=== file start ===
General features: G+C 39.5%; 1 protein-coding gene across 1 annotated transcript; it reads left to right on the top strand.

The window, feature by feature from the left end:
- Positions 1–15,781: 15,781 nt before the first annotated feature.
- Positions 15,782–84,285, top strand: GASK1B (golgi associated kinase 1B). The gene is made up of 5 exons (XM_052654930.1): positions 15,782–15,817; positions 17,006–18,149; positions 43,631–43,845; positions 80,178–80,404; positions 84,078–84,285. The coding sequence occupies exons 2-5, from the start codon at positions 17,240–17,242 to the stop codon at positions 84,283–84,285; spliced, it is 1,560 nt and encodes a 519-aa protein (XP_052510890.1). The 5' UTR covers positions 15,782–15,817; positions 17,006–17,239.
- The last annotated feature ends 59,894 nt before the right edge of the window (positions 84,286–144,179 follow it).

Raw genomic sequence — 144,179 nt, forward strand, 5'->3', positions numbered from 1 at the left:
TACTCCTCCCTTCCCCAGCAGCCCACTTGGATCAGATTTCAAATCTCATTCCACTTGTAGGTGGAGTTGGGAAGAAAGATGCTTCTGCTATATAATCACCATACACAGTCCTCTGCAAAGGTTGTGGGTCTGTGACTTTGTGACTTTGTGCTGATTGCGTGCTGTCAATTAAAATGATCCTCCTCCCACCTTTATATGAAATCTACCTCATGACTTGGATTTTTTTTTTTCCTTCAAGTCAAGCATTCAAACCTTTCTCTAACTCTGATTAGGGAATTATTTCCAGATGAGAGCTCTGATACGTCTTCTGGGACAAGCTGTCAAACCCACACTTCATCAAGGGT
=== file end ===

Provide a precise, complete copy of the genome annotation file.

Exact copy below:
General features: G+C 39.5%; 1 protein-coding gene across 1 annotated transcript; it reads left to right on the top strand.

The window, feature by feature from the left end:
- Positions 1–15,781: 15,781 nt before the first annotated feature.
- Positions 15,782–84,285, top strand: GASK1B (golgi associated kinase 1B). The gene is made up of 5 exons (XM_052654930.1): positions 15,782–15,817; positions 17,006–18,149; positions 43,631–43,845; positions 80,178–80,404; positions 84,078–84,285. The coding sequence occupies exons 2-5, from the start codon at positions 17,240–17,242 to the stop codon at positions 84,283–84,285; spliced, it is 1,560 nt and encodes a 519-aa protein (XP_052510890.1). The 5' UTR covers positions 15,782–15,817; positions 17,006–17,239.
- The last annotated feature ends 59,894 nt before the right edge of the window (positions 84,286–144,179 follow it).

Raw genomic sequence — 144,179 nt, forward strand, 5'->3', positions numbered from 1 at the left:
TACTCCTCCCTTCCCCAGCAGCCCACTTGGATCAGATTTCAAATCTCATTCCACTTGTAGGTGGAGTTGGGAAGAAAGATGCTTCTGCTATATAATCACCATACACAGTCCTCTGCAAAGGTTGTGGGTCTGTGACTTTGTGACTTTGTGCTGATTGCGTGCTGTCAATTAAAATGATCCTCCTCCCACCTTTATATGAAATCTACCTCATGACTTGGATTTTTTTTTTTCCTTCAAGTCAAGCATTCAAACCTTTCTCTAACTCTGATTAGGGAATTATTTCCAGATGAGAGCTCTGATACGTCTTCTGGGACAAGCTGTCAAACCCACACTTCATCAAGGGT